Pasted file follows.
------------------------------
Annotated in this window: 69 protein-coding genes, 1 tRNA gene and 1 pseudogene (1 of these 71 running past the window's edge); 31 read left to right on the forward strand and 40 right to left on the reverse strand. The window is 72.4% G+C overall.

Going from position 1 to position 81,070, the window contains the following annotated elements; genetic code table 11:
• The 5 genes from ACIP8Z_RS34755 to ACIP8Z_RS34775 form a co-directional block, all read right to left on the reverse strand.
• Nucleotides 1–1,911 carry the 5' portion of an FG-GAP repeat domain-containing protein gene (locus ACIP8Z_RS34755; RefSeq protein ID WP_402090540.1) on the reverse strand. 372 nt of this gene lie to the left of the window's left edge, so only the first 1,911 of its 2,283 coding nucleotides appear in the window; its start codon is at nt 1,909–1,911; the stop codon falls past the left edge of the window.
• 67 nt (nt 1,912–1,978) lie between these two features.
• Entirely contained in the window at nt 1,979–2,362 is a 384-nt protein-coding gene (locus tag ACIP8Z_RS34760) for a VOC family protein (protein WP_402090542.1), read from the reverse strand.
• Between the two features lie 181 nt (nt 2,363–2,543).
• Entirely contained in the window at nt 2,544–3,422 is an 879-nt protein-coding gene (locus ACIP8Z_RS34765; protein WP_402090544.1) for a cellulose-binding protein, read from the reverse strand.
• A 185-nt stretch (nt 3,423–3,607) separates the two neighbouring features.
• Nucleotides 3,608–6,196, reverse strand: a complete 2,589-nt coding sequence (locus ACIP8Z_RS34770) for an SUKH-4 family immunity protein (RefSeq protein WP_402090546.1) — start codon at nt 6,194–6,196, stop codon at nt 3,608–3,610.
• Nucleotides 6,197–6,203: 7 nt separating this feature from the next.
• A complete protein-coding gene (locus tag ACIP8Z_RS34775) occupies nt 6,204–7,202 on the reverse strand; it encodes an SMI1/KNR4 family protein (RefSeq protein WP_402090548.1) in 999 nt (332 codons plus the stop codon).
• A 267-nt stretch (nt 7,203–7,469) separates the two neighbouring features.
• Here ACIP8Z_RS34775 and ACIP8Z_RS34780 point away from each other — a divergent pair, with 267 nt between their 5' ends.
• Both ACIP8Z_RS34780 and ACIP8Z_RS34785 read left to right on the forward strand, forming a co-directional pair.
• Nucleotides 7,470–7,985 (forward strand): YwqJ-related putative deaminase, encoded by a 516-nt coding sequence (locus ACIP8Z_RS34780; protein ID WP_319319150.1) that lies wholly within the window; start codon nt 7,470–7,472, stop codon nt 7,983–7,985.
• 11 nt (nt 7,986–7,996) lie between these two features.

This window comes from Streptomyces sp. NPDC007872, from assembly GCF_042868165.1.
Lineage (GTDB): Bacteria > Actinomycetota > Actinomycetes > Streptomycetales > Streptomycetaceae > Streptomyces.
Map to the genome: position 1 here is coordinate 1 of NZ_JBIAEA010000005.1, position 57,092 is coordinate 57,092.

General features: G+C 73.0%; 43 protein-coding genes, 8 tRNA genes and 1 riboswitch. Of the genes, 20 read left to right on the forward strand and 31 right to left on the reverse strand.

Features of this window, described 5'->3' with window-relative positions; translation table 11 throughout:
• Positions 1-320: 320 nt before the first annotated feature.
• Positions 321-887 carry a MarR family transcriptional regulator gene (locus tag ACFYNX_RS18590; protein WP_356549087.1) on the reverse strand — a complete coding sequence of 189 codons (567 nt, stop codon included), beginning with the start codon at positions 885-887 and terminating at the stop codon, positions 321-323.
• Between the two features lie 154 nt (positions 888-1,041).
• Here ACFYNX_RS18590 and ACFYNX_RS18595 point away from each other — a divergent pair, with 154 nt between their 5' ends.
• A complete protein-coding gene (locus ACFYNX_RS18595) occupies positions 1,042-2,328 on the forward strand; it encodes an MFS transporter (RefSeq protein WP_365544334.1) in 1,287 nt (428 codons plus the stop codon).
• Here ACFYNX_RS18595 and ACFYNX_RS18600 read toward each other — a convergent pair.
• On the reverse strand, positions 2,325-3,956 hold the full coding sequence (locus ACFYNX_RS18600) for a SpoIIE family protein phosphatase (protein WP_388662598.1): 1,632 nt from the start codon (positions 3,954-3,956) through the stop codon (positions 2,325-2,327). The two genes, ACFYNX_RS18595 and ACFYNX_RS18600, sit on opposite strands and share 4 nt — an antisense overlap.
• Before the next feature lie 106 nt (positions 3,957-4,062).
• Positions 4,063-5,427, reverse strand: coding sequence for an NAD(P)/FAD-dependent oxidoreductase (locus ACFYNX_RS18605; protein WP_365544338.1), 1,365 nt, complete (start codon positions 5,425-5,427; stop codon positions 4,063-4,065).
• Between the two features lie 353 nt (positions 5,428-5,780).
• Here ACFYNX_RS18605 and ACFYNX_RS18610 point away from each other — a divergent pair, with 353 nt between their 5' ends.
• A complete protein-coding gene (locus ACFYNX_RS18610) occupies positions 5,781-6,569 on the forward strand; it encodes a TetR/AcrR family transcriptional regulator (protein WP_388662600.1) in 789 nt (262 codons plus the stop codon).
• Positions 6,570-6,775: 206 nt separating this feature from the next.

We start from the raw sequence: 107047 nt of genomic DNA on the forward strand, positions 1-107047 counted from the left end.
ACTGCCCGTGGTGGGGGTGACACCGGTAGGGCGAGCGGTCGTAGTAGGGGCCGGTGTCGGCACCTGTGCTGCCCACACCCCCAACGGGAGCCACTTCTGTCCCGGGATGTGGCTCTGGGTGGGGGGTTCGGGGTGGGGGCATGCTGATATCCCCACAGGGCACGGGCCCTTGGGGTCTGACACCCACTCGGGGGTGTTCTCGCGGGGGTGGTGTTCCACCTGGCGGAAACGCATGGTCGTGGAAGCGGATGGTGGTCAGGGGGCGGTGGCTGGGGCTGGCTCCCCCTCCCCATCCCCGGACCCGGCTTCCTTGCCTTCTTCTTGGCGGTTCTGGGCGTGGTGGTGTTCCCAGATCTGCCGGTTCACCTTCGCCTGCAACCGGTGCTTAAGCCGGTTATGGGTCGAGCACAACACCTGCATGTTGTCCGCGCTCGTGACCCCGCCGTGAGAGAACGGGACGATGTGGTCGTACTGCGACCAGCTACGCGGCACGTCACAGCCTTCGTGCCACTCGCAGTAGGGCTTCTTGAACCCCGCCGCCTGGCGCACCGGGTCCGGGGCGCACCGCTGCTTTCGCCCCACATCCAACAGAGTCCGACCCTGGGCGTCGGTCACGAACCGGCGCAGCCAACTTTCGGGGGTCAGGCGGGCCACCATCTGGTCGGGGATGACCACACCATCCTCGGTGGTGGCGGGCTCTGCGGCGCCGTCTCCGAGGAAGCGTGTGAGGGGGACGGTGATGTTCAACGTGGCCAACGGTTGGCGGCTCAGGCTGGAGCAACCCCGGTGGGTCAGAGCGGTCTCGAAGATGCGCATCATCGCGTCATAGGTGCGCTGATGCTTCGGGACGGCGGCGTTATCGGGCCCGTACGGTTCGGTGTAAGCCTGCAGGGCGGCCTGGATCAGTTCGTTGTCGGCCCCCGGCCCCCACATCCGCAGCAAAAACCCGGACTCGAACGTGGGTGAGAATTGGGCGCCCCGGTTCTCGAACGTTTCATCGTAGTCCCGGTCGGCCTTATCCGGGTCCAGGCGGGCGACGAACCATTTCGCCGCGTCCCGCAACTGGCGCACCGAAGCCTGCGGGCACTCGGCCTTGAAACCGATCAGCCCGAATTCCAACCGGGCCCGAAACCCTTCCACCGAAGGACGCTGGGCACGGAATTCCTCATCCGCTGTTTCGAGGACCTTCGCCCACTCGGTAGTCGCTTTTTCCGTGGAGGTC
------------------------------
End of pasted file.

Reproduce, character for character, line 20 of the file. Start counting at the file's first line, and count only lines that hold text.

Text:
Map to the genome: position 1 here is coordinate 1 of NZ_JBIAEA010000005.1, position 57,092 is coordinate 57,092.